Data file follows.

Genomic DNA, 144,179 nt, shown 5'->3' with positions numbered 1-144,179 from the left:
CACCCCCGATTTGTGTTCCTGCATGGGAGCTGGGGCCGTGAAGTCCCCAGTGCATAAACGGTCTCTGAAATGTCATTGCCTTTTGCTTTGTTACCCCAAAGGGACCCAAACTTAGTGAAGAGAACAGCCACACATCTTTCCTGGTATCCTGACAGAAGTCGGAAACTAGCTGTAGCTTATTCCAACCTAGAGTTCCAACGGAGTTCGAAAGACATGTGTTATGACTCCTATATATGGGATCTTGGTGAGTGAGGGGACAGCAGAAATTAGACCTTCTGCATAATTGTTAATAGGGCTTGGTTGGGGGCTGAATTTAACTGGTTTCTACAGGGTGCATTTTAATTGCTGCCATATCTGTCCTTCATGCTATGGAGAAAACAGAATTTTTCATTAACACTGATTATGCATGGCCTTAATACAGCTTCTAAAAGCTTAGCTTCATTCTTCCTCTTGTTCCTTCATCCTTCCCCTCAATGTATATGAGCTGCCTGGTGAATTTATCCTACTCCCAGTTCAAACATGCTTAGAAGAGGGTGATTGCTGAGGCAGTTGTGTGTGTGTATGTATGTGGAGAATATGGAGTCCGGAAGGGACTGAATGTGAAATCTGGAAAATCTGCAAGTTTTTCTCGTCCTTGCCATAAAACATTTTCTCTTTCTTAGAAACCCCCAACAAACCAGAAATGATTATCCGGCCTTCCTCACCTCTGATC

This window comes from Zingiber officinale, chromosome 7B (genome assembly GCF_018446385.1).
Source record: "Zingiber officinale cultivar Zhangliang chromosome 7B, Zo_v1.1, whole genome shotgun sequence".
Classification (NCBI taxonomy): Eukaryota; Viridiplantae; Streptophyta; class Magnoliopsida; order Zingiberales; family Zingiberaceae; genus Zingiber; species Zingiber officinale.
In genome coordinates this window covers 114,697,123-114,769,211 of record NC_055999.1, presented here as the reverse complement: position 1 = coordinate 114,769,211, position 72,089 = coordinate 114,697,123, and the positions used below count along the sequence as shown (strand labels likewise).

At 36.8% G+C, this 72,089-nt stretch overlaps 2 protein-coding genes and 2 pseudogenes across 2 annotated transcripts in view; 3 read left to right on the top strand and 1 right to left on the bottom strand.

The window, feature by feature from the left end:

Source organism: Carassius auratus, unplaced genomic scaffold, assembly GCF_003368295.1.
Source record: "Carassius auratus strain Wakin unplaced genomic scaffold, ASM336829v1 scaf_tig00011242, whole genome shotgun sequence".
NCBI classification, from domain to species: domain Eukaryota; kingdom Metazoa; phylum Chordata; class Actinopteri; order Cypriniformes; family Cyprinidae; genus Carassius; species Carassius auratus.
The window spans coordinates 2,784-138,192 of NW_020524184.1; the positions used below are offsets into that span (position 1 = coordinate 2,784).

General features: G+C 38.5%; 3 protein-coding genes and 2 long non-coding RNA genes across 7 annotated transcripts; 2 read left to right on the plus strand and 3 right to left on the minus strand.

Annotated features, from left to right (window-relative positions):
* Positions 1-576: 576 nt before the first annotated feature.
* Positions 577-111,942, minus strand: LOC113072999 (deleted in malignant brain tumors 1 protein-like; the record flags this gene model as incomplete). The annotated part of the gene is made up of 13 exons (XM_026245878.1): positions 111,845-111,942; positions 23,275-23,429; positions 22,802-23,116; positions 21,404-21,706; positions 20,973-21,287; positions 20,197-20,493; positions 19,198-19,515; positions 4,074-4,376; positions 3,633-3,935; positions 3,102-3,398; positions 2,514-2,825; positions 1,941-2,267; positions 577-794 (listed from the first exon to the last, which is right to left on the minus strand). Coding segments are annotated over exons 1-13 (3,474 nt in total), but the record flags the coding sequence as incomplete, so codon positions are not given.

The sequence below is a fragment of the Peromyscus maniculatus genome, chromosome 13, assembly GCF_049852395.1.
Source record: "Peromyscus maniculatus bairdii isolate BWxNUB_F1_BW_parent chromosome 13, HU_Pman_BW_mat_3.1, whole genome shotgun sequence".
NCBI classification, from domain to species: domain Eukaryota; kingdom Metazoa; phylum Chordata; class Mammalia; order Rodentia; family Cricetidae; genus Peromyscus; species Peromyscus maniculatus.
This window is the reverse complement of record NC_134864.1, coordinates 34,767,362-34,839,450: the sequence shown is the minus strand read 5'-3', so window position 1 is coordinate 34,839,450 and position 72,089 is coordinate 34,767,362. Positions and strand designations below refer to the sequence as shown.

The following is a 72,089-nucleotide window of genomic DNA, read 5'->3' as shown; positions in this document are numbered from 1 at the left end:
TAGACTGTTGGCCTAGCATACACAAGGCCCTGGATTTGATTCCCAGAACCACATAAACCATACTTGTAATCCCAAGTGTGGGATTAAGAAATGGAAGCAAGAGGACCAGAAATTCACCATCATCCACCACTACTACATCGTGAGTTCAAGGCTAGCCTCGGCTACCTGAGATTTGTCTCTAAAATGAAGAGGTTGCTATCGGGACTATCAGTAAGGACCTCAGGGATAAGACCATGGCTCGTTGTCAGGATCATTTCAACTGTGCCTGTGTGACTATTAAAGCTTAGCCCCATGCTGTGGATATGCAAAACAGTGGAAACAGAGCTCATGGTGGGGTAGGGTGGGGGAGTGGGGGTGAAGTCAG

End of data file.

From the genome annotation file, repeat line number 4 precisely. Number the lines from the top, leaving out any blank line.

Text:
Source record: "Zingiber officinale cultivar Zhangliang chromosome 7B, Zo_v1.1, whole genome shotgun sequence".